In this procedure, the terminal is able to determine exactly which particular messages must be received before a complete description of the traffic situation may be released to further processing components, e.g., display, voice, and/or route calculation of a driver information system. This makes it possible to avoid unnecessary route calculations or changing map and/or text displays of the messages.
In addition, example embodiments of the present invention allow prioritization of individual events in processing, display, or announcement by the terminal. The present invention also allows a compact text display and map display of interlaced events by the terminal. Information to the user, in particular the driver of a vehicle, may be structured such that the most important event, in particular the one of multiple events having the most serious effect, e.g., on the traffic flow on a section of road, is displayed first and details are displayed only on further request. This avoids flooding of stimuli or information to the user.
In the method according to example embodiments of the present invention for encoding messages to be transmitted, in particular traffic messages, where the messages include message contents, it is also provided that a message has at least one reference to an additional supplementary message to be transmitted separately, the additional supplementary message containing supplementary message contents. Separate here means that the message and the supplementary message(s) need not necessarily be sent directly in succession in the data stream and any interval in time may separate one from the other (within limits).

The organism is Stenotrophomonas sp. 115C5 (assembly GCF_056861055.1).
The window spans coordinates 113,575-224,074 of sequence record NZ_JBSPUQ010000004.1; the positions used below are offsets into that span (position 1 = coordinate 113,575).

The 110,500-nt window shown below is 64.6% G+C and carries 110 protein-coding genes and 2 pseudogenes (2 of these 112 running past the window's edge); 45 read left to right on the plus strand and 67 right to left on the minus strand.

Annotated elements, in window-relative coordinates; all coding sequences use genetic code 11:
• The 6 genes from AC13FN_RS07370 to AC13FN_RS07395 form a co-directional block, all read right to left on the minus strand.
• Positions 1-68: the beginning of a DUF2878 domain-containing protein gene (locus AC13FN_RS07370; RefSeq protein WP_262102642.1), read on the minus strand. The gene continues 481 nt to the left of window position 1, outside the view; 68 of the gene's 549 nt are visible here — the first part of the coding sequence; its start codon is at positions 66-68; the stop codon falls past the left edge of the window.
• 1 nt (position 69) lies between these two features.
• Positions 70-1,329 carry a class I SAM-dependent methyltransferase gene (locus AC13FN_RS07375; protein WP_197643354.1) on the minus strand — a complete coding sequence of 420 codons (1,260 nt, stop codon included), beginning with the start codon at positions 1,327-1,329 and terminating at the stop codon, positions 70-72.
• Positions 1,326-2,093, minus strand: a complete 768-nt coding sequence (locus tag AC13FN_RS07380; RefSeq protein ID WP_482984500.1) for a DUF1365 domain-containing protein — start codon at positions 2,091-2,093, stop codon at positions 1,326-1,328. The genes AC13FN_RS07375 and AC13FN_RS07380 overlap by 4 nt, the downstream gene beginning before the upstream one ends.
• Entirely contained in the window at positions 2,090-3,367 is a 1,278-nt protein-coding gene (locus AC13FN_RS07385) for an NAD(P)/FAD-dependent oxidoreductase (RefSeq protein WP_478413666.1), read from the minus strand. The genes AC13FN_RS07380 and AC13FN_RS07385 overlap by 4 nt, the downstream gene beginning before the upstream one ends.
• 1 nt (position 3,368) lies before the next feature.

Exemplary embodiments of the present invention are depicted in the figures and explained in greater detail below.
The method according to example embodiments of the present invention for encoding messages is described by way of the example of traffic messages, i.e., messages about traffic disturbances or other traffic-relevant messages, e.g., via radio such as VHF radio or digital radio by a radio transmitter to a plurality of radio receivers.
To describe such interlinked traffic events, they are encoded in a message format according to example embodiments of the present invention, as shown in